Yeah I agree- there are more compatible sounds from song to song than usual for me. I think that is because I used a lot more synthesizers on this record. For a long time I was scared of having the synth be the main sound of a song – or something that leads everything else. And because it is programmable the screw ups are much less noticeable. I generally leave all the rough edges showing in a song, but synths are always a little smooth. I also spent a lot of time on the drums this go around- I was just loving being in studio and recording them- so there are less screw ups in the drums and drum sounds.
Another love of yours is BMX. You recently posted a video of yourself (below) flatlanding on an abandoned basketball court. This was my first time being exposed to your BMX skills and my jaw was agape the entire time, it was beautiful. Do you find your experience with BMX translates over to your music? There seems to be some symmetry between the two – as the final results appear seamless, even though there’s a tightrope you’re walking – with the fall always being a possibility. That’s where I garner a lot of appreciation for your music, you’re obviously not afraid to push yourself and potentially fall.
YES! They are very similar to me- they are both physical, dependent on patterns and structure, and usually end up with me being bloody and disoriented. Seriously, I love practicing things and repetition- probably to an intolerable degree for those around me. Being on that line between not falling and falling- or musically failing or not failing is enjoyable. It means I fail a lot- and have to- to get something that really surprises me and that I like.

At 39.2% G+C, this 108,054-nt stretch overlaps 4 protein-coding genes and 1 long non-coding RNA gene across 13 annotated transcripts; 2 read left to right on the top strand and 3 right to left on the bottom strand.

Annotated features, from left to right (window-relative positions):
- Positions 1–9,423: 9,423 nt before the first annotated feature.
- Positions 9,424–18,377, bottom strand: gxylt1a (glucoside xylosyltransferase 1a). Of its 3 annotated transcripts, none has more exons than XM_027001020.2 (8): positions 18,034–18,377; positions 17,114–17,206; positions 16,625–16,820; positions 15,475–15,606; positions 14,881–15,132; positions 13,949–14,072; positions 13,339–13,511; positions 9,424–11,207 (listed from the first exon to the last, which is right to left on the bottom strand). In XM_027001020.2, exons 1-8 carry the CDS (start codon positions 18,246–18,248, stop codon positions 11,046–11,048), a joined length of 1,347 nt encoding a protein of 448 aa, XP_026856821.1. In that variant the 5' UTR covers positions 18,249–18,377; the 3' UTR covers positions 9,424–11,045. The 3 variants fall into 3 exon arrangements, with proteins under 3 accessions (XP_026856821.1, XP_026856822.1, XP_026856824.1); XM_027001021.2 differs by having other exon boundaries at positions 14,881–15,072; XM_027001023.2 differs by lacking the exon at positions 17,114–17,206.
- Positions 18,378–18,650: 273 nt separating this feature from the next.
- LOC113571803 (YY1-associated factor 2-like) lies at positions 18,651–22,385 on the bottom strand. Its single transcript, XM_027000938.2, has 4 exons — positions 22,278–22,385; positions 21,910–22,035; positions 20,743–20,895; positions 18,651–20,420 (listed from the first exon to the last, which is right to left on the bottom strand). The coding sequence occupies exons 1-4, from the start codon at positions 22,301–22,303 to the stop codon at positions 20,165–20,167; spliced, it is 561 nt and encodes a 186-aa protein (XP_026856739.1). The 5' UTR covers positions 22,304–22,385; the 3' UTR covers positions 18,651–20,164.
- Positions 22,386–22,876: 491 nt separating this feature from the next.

Well I am not really a performing musician- and I haven’t had a band in years, but if I was able to find some folks I would love to play again. For now I am a studio guy.
What’s the next big project for you you in 2015?
The Longwalls have another great record coming out soon and I will have another coming out in 2015- those two records are front and center, but I have other side projects in the works too- I have had more people ask me to collaborate this year than in any other so hopefully I will be on many other records. One such local record is the new Dan London record– I Will Take You Back. I played drums and cello (and other odds and ends) on that record- and that was just released.
Animals will justifiably be featured on the 21 Best Albums of 2014 for Visions of the Unexcused – what have you listened to in the past year that’s really dug into your ear holes?
I think a lot of old music came back to me this year- like digital leather, the drums, and Guided By Voices. I would be remiss if I didn’t mention the re-releases of classic hip hop that have dominated my listening year too- Ice Cube, NWA, De La Soul, Wu Tang, and Tribe. For new music I would go with Youth Lagoon, The Folk, Pixies, and Karen O.
What does being “Unexcused” mean to you?
Unexcused means presenting yourself – warts and all (and I mean WARTS)- and not taking yourself or others too seriously.